UFC 232 Press Conference
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An abnormality in a pre-fight drug test taken by former UFC light heavyweight champion Jon Jones has forced UFC to move Saturday's UFC 232 pay-per-view from Las Vegas to just outside of Los Angeles. Jones's drug test showed a trace amount of turinabol, the banned substance that saw him suspended 15 months by the United States Anti-Doping Agency, remained in his system. The USADA referred to it as "an extremely low level," concluding that it is a residual amount "from his prior exposure for which he was previously sanctioned."

This news comes just six days before Jones is slated to make his return to the Octagon in the main event of UFC 232 to face Alexander Gustafsson for the light heavyweight title. 

Jones will still compete on Saturday, but in order to do so, UFC needed to move the entire card from the T-Mobile Arena in Las Vegas to The Forum in Inglewood, California. UFC president Dana White told multiple outlets Sunday that the Nevada State Athletic Commission will not be able to rule on Jones's fight license due to the holiday, though the California State Athletic Commission, which is familiar with Jones's prior testing failure and the USADA results this time around, will grant him a license.

The USADA's description of the result as "an extremely low level" only begins to describe what appeared on the test. Jeff Novitzky, UFC's vice president of health and performance, explained that there was only a "picogram" of the substance found in Jones's sample. 

"A picogram is a one-trillionth of a gram," Novitzky explained, according to MMA Junkie. "If you put one grain of salt on the table and split it up into 50 million pieces, a picogram is one of those pieces of that gram of salt. These levels have shown up in the single and double digits of picograms – so such a small amount."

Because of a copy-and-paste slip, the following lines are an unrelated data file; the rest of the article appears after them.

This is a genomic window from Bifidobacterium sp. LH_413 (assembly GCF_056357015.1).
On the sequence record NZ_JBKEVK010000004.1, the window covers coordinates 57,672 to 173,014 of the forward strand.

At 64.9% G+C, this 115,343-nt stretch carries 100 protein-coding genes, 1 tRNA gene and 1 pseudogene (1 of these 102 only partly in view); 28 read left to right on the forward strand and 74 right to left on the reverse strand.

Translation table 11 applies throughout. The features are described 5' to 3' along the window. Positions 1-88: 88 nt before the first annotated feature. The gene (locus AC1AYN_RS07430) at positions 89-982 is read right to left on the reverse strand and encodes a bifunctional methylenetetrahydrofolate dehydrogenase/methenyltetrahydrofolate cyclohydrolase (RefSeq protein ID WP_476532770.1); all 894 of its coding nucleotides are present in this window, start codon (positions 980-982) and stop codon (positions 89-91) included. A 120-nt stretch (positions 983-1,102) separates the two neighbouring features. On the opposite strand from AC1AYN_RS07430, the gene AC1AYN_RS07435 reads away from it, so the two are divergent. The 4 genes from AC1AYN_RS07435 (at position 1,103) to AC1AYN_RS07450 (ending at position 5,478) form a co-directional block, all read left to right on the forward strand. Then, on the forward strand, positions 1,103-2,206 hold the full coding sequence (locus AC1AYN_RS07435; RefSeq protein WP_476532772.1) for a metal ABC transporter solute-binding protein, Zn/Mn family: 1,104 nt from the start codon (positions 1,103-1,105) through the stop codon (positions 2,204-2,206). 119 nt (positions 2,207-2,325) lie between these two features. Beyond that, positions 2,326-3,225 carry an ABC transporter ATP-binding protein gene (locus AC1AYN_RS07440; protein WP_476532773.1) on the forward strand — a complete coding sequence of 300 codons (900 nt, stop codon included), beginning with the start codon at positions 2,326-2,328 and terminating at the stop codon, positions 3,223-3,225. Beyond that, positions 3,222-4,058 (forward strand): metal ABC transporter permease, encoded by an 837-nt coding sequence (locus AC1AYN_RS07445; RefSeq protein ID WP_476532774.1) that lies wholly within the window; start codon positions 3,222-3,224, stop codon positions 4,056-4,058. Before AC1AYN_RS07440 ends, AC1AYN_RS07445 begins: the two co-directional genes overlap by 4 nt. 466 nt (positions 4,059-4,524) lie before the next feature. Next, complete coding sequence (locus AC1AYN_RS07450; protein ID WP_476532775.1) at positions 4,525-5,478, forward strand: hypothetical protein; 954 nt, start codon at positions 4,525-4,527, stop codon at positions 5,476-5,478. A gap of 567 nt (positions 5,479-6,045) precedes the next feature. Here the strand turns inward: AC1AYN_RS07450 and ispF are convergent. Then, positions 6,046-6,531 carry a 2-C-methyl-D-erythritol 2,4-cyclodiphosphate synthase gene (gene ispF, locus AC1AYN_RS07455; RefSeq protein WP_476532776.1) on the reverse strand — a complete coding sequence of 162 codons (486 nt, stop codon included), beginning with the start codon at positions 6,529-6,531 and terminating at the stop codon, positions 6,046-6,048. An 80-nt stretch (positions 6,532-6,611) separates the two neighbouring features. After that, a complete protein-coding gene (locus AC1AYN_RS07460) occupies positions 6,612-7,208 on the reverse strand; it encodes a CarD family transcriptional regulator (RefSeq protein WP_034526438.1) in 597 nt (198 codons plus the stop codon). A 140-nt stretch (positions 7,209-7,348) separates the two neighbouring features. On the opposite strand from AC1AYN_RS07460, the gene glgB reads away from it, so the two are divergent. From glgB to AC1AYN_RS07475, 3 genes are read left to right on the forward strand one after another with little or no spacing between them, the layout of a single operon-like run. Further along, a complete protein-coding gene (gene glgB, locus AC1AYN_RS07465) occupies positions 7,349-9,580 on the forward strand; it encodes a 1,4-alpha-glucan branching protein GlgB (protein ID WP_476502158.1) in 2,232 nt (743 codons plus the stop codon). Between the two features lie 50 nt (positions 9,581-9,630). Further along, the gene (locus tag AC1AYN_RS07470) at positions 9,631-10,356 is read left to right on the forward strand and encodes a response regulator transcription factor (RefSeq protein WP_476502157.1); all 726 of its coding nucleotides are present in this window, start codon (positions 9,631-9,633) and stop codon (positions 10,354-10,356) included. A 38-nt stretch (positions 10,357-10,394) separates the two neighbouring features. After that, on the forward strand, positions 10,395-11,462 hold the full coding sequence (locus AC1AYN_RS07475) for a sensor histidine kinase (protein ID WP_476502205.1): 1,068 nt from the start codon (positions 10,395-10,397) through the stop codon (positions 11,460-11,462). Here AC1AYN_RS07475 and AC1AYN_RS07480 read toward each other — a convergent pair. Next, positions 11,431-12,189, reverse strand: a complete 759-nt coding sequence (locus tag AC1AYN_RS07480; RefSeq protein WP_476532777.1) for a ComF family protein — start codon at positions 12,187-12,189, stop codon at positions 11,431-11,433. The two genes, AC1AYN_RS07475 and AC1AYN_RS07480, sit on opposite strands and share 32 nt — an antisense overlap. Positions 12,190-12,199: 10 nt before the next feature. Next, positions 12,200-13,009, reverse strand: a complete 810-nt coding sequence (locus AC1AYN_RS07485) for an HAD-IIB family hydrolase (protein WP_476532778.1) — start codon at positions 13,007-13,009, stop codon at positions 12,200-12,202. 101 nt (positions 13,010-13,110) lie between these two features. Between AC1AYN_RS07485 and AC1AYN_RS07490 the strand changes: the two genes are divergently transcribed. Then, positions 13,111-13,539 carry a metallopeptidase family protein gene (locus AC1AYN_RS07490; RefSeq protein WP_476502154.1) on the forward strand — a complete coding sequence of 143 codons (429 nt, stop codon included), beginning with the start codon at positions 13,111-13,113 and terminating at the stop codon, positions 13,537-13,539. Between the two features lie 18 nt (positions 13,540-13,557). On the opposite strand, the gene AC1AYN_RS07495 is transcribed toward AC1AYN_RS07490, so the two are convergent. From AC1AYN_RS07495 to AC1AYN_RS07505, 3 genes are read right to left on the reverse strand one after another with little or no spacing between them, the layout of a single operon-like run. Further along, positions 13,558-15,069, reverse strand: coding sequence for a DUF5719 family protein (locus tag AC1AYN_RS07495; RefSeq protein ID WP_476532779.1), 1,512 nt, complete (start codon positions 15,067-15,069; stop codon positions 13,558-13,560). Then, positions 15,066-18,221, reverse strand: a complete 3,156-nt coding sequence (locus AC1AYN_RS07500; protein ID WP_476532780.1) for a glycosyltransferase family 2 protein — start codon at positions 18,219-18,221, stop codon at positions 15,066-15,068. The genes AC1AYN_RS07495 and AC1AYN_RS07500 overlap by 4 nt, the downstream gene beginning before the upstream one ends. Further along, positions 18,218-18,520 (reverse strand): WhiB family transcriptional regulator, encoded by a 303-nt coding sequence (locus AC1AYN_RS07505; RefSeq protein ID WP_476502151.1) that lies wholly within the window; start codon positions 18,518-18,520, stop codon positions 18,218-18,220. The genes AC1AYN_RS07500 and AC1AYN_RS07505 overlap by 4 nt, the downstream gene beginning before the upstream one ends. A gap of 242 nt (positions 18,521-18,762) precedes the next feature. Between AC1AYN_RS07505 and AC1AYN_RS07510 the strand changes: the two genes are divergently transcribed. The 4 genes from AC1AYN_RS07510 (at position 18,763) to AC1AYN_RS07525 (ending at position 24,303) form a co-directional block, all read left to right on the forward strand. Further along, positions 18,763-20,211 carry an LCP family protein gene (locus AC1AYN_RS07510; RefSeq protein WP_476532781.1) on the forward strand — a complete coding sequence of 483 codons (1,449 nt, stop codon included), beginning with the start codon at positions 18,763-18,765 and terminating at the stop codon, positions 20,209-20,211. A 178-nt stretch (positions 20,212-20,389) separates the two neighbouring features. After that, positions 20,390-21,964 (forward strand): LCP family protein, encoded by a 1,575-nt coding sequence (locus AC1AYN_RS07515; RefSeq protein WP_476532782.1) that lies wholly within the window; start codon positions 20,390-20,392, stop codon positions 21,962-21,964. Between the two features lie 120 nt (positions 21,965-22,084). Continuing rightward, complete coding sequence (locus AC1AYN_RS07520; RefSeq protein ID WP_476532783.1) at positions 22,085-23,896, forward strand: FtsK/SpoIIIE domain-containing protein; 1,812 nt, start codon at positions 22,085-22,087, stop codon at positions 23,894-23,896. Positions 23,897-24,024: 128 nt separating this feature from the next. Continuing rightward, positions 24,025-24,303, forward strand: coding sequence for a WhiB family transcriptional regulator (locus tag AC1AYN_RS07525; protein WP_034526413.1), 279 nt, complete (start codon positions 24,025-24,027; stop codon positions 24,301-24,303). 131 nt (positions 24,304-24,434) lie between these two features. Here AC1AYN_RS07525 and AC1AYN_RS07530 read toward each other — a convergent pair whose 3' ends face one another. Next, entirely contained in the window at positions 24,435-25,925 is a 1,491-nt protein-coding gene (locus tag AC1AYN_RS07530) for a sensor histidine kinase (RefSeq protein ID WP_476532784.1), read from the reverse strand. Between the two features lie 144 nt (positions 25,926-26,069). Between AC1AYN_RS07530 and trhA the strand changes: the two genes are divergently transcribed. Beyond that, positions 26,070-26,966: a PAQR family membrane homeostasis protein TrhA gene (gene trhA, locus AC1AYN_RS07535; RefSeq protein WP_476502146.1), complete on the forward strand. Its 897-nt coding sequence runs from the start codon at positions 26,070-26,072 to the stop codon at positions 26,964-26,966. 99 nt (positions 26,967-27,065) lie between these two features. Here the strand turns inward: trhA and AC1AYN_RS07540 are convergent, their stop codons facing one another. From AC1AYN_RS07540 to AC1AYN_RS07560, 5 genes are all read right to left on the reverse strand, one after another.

As for the moving the event to California upon the findings, the CSAC has performed its due diligence in regards to hosting the event that Jones will main event. In addition to being very familiar with his recent history, CSAC officer Andy Foster told MMA Fighting that the organization contacted experts and confirmed that the minuscule findings were not a result of a recent ingestion but rather a residual amount from substance that led to his prior positive test over a year ago.

"We've got a statement from three difference scientists, from the [WADA-accredited] lab director [at SMRTL in Salt Lake City] saying there's no evidence of any new ingestion," Foster said. "This isn't a new thing. This is what he's been punished for already. He's already served his time on this."

For those who may jump the gun in labeling Jones as dirty once again, Foster simply referred to the former light heavyweight champ as a "clean athlete." 

At the end of the day, this situation is more of an inconvenience for all involved -- Jones, Gustaffson, UFC and the other fighters on the card -- than anything else. Gustaffson had been camping in Las Vegas in preparation for the big fight.